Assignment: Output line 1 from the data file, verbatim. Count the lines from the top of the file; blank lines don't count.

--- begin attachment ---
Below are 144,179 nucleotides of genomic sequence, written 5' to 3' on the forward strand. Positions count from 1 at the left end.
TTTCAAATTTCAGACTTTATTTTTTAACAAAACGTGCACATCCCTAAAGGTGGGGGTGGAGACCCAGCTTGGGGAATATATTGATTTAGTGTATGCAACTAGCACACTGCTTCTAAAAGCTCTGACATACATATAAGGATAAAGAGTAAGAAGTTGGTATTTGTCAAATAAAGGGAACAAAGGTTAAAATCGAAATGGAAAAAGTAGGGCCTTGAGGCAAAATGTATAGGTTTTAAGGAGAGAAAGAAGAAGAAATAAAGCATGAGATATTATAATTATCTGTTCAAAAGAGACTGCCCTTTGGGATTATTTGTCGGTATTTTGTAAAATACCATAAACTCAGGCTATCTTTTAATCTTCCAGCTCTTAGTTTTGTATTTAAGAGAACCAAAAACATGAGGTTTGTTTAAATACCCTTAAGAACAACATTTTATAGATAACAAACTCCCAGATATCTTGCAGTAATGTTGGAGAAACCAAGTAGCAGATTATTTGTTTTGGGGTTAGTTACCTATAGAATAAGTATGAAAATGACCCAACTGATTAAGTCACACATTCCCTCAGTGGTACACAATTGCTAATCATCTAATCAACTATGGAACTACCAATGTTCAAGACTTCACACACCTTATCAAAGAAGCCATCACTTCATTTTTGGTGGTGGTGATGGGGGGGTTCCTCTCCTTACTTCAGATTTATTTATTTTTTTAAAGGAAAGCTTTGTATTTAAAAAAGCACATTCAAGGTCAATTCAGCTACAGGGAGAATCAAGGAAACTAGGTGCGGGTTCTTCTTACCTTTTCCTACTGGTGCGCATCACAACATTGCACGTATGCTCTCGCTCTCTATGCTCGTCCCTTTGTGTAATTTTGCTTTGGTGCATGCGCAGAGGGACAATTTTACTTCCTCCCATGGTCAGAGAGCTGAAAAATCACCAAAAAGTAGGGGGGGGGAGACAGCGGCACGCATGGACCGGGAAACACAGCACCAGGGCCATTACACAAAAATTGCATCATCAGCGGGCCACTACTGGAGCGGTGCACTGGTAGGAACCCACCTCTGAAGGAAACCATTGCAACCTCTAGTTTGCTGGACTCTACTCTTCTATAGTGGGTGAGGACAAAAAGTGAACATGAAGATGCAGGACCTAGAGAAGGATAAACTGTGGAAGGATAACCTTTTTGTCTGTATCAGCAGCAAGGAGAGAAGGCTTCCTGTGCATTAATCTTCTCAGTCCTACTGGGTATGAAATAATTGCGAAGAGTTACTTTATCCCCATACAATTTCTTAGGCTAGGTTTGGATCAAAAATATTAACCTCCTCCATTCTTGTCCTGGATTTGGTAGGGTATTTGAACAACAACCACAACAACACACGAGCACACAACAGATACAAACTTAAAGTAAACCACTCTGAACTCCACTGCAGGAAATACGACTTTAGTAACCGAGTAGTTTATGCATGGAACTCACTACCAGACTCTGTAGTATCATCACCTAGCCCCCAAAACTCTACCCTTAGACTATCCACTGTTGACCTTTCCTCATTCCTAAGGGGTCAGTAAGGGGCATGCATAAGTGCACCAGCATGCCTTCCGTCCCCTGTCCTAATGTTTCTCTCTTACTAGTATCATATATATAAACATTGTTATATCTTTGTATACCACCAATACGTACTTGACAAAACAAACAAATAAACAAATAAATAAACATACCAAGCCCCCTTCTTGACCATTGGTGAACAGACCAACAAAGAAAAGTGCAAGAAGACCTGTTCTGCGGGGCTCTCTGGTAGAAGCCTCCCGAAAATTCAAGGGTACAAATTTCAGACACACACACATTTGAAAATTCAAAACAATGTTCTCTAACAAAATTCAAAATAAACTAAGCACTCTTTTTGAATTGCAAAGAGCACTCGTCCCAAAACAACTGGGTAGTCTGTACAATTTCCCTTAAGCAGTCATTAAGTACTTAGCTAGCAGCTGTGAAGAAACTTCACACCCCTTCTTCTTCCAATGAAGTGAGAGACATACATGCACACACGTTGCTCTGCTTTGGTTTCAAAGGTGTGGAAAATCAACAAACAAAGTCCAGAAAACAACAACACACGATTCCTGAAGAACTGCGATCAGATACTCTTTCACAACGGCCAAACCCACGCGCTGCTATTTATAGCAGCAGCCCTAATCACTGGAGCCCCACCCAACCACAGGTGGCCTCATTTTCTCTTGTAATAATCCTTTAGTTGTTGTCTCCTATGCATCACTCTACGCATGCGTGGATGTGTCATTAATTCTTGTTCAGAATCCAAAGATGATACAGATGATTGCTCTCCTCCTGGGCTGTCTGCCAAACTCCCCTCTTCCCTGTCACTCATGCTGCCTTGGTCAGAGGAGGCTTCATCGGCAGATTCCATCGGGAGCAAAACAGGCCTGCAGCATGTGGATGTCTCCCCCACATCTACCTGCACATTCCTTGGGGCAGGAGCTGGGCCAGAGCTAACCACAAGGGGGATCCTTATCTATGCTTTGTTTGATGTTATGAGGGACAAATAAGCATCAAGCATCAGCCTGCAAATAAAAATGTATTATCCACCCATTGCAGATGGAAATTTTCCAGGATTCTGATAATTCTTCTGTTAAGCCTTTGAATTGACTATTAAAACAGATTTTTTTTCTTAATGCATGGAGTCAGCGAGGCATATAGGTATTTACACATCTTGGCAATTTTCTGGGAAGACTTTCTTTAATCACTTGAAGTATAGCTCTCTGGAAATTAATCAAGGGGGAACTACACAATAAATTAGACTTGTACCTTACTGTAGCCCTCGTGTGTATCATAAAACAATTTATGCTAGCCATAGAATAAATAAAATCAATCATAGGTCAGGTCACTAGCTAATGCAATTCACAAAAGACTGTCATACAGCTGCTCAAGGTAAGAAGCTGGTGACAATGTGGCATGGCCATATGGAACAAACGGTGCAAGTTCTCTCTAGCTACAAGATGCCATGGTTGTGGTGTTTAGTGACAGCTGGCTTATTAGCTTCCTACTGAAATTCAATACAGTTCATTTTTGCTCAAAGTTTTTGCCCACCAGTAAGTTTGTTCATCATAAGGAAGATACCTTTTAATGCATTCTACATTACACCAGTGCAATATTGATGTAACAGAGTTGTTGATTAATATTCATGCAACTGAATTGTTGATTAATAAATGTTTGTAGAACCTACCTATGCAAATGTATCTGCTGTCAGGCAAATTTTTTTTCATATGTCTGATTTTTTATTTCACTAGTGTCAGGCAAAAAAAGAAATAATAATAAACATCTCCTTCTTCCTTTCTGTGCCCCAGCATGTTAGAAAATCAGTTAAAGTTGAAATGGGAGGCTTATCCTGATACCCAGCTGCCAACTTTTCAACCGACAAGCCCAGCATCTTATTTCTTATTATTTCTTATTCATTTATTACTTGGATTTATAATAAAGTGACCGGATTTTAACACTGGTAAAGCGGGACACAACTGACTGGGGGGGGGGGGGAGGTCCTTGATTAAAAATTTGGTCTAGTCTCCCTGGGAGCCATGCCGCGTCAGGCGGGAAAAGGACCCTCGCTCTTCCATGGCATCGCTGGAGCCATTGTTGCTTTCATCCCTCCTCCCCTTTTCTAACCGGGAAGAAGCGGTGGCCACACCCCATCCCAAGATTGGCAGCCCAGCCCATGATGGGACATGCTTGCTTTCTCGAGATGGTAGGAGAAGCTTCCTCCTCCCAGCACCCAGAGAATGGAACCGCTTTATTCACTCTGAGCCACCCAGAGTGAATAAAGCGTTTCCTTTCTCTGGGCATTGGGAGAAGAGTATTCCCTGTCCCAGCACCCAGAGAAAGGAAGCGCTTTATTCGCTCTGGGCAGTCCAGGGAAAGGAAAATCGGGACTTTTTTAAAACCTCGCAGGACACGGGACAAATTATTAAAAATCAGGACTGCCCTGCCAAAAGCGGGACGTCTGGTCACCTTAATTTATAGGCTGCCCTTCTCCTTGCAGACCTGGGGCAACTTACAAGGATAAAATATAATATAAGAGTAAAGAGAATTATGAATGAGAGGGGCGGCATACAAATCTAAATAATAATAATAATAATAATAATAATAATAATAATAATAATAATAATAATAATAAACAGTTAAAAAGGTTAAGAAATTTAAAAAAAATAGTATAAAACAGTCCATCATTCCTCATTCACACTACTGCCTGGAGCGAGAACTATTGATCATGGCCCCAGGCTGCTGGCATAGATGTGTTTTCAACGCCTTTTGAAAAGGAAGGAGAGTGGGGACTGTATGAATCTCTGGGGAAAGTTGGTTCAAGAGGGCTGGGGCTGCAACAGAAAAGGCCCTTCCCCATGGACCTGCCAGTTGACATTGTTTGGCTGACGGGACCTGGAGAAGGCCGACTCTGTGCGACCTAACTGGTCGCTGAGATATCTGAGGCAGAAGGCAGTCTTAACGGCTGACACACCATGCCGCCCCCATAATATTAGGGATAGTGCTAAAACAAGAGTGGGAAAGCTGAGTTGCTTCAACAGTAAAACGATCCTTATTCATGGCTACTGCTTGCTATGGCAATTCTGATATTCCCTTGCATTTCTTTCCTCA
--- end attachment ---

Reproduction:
Below are 144,179 nucleotides of genomic sequence, written 5' to 3' on the forward strand. Positions count from 1 at the left end.